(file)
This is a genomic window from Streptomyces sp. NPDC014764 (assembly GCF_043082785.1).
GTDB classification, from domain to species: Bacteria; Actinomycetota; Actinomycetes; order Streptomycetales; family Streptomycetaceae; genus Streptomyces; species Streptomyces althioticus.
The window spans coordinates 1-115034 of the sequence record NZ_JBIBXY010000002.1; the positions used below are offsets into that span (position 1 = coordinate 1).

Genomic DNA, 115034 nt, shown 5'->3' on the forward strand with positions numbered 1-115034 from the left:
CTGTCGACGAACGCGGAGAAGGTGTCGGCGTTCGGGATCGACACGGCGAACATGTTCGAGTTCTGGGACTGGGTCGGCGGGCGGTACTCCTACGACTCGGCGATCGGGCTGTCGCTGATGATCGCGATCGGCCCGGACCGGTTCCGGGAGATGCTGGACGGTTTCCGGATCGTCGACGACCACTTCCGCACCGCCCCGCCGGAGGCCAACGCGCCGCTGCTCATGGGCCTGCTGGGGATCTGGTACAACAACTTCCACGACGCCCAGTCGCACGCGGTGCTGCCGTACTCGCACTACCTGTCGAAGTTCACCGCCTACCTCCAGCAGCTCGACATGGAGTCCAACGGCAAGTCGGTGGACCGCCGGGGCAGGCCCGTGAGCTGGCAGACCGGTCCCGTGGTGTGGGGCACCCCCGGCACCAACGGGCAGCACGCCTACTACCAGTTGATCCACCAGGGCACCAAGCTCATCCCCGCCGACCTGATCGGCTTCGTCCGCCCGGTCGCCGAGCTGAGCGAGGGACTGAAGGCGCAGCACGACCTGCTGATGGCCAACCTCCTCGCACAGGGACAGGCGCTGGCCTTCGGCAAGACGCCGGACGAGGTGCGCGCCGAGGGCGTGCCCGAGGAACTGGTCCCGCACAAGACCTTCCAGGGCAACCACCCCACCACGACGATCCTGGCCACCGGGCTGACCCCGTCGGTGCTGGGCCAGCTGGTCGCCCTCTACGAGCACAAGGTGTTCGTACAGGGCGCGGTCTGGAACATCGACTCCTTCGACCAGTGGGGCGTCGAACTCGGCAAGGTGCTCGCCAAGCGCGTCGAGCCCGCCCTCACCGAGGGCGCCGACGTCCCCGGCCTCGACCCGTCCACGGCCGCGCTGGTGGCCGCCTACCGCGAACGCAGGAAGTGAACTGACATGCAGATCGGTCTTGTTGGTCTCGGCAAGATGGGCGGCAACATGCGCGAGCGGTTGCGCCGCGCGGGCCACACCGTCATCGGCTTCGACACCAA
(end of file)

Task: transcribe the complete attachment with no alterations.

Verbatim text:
This is a genomic window from Streptomyces sp. NPDC014764 (assembly GCF_043082785.1).
GTDB classification, from domain to species: Bacteria; Actinomycetota; Actinomycetes; order Streptomycetales; family Streptomycetaceae; genus Streptomyces; species Streptomyces althioticus.
The window spans coordinates 1-115034 of the sequence record NZ_JBIBXY010000002.1; the positions used below are offsets into that span (position 1 = coordinate 1).

Genomic DNA, 115034 nt, shown 5'->3' on the forward strand with positions numbered 1-115034 from the left:
CTGTCGACGAACGCGGAGAAGGTGTCGGCGTTCGGGATCGACACGGCGAACATGTTCGAGTTCTGGGACTGGGTCGGCGGGCGGTACTCCTACGACTCGGCGATCGGGCTGTCGCTGATGATCGCGATCGGCCCGGACCGGTTCCGGGAGATGCTGGACGGTTTCCGGATCGTCGACGACCACTTCCGCACCGCCCCGCCGGAGGCCAACGCGCCGCTGCTCATGGGCCTGCTGGGGATCTGGTACAACAACTTCCACGACGCCCAGTCGCACGCGGTGCTGCCGTACTCGCACTACCTGTCGAAGTTCACCGCCTACCTCCAGCAGCTCGACATGGAGTCCAACGGCAAGTCGGTGGACCGCCGGGGCAGGCCCGTGAGCTGGCAGACCGGTCCCGTGGTGTGGGGCACCCCCGGCACCAACGGGCAGCACGCCTACTACCAGTTGATCCACCAGGGCACCAAGCTCATCCCCGCCGACCTGATCGGCTTCGTCCGCCCGGTCGCCGAGCTGAGCGAGGGACTGAAGGCGCAGCACGACCTGCTGATGGCCAACCTCCTCGCACAGGGACAGGCGCTGGCCTTCGGCAAGACGCCGGACGAGGTGCGCGCCGAGGGCGTGCCCGAGGAACTGGTCCCGCACAAGACCTTCCAGGGCAACCACCCCACCACGACGATCCTGGCCACCGGGCTGACCCCGTCGGTGCTGGGCCAGCTGGTCGCCCTCTACGAGCACAAGGTGTTCGTACAGGGCGCGGTCTGGAACATCGACTCCTTCGACCAGTGGGGCGTCGAACTCGGCAAGGTGCTCGCCAAGCGCGTCGAGCCCGCCCTCACCGAGGGCGCCGACGTCCCCGGCCTCGACCCGTCCACGGCCGCGCTGGTGGCCGCCTACCGCGAACGCAGGAAGTGAACTGACATGCAGATCGGTCTTGTTGGTCTCGGCAAGATGGGCGGCAACATGCGCGAGCGGTTGCGCCGCGCGGGCCACACCGTCATCGGCTTCGACACCAA